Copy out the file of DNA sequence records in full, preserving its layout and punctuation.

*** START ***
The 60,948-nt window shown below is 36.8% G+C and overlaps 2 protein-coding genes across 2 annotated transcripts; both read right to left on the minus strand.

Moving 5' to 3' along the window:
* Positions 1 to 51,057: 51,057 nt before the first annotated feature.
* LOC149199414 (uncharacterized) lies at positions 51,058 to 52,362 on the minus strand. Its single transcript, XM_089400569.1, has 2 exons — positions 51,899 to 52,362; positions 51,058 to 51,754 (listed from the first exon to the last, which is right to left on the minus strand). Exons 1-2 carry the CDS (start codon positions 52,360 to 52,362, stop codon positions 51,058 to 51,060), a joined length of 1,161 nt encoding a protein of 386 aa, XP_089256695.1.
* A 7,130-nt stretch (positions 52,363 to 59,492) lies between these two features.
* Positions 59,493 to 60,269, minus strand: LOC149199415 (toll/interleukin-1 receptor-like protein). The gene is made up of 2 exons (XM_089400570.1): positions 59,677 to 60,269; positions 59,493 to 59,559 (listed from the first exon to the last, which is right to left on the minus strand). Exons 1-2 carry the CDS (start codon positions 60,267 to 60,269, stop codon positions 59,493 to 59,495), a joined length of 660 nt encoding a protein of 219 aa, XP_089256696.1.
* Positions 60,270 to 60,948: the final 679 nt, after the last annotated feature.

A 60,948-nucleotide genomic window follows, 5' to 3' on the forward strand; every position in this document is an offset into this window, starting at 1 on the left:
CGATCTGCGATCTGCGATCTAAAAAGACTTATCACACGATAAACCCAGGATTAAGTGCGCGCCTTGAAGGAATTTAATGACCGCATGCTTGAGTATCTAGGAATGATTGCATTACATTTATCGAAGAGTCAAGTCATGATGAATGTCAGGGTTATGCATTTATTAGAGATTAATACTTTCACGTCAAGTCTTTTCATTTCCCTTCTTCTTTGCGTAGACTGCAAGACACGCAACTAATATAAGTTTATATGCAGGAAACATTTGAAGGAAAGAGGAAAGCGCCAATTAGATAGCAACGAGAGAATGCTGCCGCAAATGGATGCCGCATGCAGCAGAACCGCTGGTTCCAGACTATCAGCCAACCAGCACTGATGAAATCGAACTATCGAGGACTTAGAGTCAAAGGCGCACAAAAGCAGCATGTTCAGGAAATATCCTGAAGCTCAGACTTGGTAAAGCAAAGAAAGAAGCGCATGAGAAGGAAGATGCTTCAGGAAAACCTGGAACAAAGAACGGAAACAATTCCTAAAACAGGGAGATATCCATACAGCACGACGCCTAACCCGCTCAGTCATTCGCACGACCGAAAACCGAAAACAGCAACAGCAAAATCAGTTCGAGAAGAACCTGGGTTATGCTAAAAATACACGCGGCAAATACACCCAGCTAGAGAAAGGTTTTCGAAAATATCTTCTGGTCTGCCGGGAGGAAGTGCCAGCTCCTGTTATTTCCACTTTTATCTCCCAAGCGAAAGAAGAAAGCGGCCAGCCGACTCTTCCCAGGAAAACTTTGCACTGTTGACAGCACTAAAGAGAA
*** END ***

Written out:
The 60,948-nt window shown below is 36.8% G+C and overlaps 2 protein-coding genes across 2 annotated transcripts; both read right to left on the minus strand.

Moving 5' to 3' along the window:
* Positions 1 to 51,057: 51,057 nt before the first annotated feature.
* LOC149199414 (uncharacterized) lies at positions 51,058 to 52,362 on the minus strand. Its single transcript, XM_089400569.1, has 2 exons — positions 51,899 to 52,362; positions 51,058 to 51,754 (listed from the first exon to the last, which is right to left on the minus strand). Exons 1-2 carry the CDS (start codon positions 52,360 to 52,362, stop codon positions 51,058 to 51,060), a joined length of 1,161 nt encoding a protein of 386 aa, XP_089256695.1.
* A 7,130-nt stretch (positions 52,363 to 59,492) lies between these two features.
* Positions 59,493 to 60,269, minus strand: LOC149199415 (toll/interleukin-1 receptor-like protein). The gene is made up of 2 exons (XM_089400570.1): positions 59,677 to 60,269; positions 59,493 to 59,559 (listed from the first exon to the last, which is right to left on the minus strand). Exons 1-2 carry the CDS (start codon positions 60,267 to 60,269, stop codon positions 59,493 to 59,495), a joined length of 660 nt encoding a protein of 219 aa, XP_089256696.1.
* Positions 60,270 to 60,948: the final 679 nt, after the last annotated feature.

A 60,948-nucleotide genomic window follows, 5' to 3' on the forward strand; every position in this document is an offset into this window, starting at 1 on the left:
CGATCTGCGATCTGCGATCTAAAAAGACTTATCACACGATAAACCCAGGATTAAGTGCGCGCCTTGAAGGAATTTAATGACCGCATGCTTGAGTATCTAGGAATGATTGCATTACATTTATCGAAGAGTCAAGTCATGATGAATGTCAGGGTTATGCATTTATTAGAGATTAATACTTTCACGTCAAGTCTTTTCATTTCCCTTCTTCTTTGCGTAGACTGCAAGACACGCAACTAATATAAGTTTATATGCAGGAAACATTTGAAGGAAAGAGGAAAGCGCCAATTAGATAGCAACGAGAGAATGCTGCCGCAAATGGATGCCGCATGCAGCAGAACCGCTGGTTCCAGACTATCAGCCAACCAGCACTGATGAAATCGAACTATCGAGGACTTAGAGTCAAAGGCGCACAAAAGCAGCATGTTCAGGAAATATCCTGAAGCTCAGACTTGGTAAAGCAAAGAAAGAAGCGCATGAGAAGGAAGATGCTTCAGGAAAACCTGGAACAAAGAACGGAAACAATTCCTAAAACAGGGAGATATCCATACAGCACGACGCCTAACCCGCTCAGTCATTCGCACGACCGAAAACCGAAAACAGCAACAGCAAAATCAGTTCGAGAAGAACCTGGGTTATGCTAAAAATACACGCGGCAAATACACCCAGCTAGAGAAAGGTTTTCGAAAATATCTTCTGGTCTGCCGGGAGGAAGTGCCAGCTCCTGTTATTTCCACTTTTATCTCCCAAGCGAAAGAAGAAAGCGGCCAGCCGACTCTTCCCAGGAAAACTTTGCACTGTTGACAGCACTAAAGAGAA